Old Habits Die Hard Ex-Chancellor under Investigation for Violating Smoking Ban

Former German Chancellor Helmut Schmidt's famous fondness for tobacco has got him into trouble. The former leader lit up at a theater in Hamburg -- after the city introduced a smoking ban. Now an anti-smoking group has reported them to the police.


Helmut Schmidt, former German chancellor, former minister of defense and co-publisher of the influential weekly newspaper Die Zeit, is being accused of breaking the law -- for violating Germany's new ban on smoking in public places.

Committed smokers Helmut Schmidt and his wife Loki -- aged a lung-cancer-defying 89 and 88, respectively -- are being investigated by Hamburg public prosecutors under suspicion of breaking the smoking ban and endangering public health, the mass-circulation daily Bild reported Friday. The complaint was brought by the Wiesbaden Non-Smokers Initiative, an anti-smoking organization based in the town of Wiesbaden, near Frankfurt.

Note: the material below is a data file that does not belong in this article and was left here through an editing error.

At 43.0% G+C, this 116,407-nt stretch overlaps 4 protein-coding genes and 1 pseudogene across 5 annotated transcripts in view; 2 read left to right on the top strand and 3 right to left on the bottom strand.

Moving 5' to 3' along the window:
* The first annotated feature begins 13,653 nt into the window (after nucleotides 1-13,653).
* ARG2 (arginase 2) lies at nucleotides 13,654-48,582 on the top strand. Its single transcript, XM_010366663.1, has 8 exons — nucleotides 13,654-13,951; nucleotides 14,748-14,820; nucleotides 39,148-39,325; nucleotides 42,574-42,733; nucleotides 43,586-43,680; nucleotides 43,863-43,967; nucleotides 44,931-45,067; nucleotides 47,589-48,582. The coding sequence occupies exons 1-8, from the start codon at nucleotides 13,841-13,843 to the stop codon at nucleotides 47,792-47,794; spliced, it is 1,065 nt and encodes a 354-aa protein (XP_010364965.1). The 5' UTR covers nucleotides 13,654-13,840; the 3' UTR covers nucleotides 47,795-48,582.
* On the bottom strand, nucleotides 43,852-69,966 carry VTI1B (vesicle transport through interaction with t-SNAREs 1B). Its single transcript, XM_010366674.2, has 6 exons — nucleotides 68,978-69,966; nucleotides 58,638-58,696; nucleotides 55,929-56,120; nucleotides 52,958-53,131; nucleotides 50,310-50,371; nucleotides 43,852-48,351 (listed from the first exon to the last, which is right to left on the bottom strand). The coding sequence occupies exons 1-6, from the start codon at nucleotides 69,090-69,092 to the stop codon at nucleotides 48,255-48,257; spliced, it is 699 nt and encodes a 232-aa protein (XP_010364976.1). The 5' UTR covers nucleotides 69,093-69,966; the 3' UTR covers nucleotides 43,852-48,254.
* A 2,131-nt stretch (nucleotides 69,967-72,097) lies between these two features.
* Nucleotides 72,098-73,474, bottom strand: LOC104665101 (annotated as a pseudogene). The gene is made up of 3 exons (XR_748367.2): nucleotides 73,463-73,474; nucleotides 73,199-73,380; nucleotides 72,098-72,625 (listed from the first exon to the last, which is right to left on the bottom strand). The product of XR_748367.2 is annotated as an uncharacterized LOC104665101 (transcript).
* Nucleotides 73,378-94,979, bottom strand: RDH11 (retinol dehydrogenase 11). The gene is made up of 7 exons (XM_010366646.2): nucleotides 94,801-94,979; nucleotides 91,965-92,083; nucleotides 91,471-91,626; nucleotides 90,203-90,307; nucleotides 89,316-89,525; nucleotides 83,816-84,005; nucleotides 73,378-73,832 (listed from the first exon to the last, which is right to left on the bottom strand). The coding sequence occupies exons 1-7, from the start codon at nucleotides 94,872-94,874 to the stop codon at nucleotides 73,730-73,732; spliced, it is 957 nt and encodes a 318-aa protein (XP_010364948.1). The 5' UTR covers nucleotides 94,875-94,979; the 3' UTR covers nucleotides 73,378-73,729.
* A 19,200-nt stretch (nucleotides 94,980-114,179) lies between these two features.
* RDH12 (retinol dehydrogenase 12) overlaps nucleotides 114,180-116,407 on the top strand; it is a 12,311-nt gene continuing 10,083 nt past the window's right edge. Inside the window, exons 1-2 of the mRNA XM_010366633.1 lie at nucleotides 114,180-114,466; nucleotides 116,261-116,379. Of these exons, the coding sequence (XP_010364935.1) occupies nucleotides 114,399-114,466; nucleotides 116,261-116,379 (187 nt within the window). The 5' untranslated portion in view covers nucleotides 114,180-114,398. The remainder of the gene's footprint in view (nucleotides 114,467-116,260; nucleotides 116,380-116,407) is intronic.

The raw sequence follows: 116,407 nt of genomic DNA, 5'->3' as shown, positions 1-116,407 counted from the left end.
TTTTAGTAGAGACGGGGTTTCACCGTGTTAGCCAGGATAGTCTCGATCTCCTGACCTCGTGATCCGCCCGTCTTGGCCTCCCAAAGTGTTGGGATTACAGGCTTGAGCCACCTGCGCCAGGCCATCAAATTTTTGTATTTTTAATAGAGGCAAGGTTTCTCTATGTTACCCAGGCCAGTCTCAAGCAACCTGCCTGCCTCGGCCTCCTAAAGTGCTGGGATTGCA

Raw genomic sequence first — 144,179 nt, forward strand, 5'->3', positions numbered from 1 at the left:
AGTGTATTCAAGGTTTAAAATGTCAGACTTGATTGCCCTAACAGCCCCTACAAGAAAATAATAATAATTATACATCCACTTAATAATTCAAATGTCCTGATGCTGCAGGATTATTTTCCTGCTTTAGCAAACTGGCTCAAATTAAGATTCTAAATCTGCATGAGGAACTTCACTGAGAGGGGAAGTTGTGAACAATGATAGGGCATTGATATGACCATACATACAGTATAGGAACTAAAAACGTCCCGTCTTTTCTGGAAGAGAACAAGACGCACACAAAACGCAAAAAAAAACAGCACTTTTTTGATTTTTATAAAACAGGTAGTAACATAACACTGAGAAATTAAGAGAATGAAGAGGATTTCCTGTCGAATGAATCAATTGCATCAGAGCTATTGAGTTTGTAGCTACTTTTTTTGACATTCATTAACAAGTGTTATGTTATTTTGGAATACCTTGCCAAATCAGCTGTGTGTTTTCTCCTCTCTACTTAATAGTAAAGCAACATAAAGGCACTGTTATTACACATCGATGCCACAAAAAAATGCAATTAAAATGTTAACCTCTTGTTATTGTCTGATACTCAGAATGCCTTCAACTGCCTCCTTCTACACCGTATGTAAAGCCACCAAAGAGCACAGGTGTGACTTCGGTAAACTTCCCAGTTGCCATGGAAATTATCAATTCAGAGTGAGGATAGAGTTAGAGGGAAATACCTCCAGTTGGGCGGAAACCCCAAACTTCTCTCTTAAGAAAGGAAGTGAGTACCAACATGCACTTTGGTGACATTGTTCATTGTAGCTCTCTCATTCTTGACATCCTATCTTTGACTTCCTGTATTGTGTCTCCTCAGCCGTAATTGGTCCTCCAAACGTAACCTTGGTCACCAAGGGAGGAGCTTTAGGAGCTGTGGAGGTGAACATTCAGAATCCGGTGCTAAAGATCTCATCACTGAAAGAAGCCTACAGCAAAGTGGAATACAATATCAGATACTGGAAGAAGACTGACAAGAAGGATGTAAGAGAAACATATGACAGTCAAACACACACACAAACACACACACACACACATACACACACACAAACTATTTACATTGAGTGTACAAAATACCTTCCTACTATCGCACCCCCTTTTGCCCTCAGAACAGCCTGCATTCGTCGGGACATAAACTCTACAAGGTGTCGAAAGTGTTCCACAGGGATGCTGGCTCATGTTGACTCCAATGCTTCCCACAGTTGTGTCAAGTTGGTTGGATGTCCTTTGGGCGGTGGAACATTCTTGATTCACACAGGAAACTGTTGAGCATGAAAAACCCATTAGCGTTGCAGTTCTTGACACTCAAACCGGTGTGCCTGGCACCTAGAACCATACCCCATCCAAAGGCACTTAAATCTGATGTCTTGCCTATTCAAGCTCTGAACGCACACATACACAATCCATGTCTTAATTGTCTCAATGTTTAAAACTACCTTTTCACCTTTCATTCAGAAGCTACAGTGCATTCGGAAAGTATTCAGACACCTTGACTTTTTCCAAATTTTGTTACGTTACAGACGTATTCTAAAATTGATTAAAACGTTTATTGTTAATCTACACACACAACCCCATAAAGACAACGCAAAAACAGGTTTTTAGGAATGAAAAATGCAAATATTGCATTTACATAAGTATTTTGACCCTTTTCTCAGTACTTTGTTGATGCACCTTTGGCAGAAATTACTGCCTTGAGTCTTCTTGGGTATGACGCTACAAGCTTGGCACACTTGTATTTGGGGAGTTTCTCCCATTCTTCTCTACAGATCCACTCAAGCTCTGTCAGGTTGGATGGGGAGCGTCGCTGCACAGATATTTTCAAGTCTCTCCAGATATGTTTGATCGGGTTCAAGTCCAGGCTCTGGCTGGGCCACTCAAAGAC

It all started at a New Year reception at the famous Hamburg theater Komödie Winterhuder Fährhaus on Jan. 6, where the Schmidts were the guests of honor. A member of staff, knowing the couple's fondness for tobacco, placed an ashtray at their table, and the Schmidt's lit up.

There was only one problem: Smoking in public buildings had been banned in Hamburg since Jan. 1.

The Wiesbaden Non-Smokers Initiative saw a photo of the couple smoking in Bild and reported the offense to the police. "We're now looking into the case," Rüdiger Bagger, spokesman for the Hamburg public prosecutor, told Bild on Friday. The anti-smoking activists also reported the manager of the theater, Michael Lang, for permitting the heathen act to transpire.

Although breaking the smoking ban only counts as a minor ordinance violation, with offenders facing a small fine, the couple could aso be charged with causing bodily harm to others -- in which case they could theoretically face up to five years in prison.

The Great German Smoke-Out

At the start of 2008, eight of Germany's 16 states introduced a partial ban on smoking in restaurants and bars, joining three other states that had already implemented the ban.

The ban is seen by many smokers as an invasion of personal liberty, and many establishments are finding creative ways to get around the new regulations.

Many smokers remain defiant -- like an unrepentant Loki Schmidt. "I've been smoking since I was 10," she told Bild. "I won't stop."

rjm

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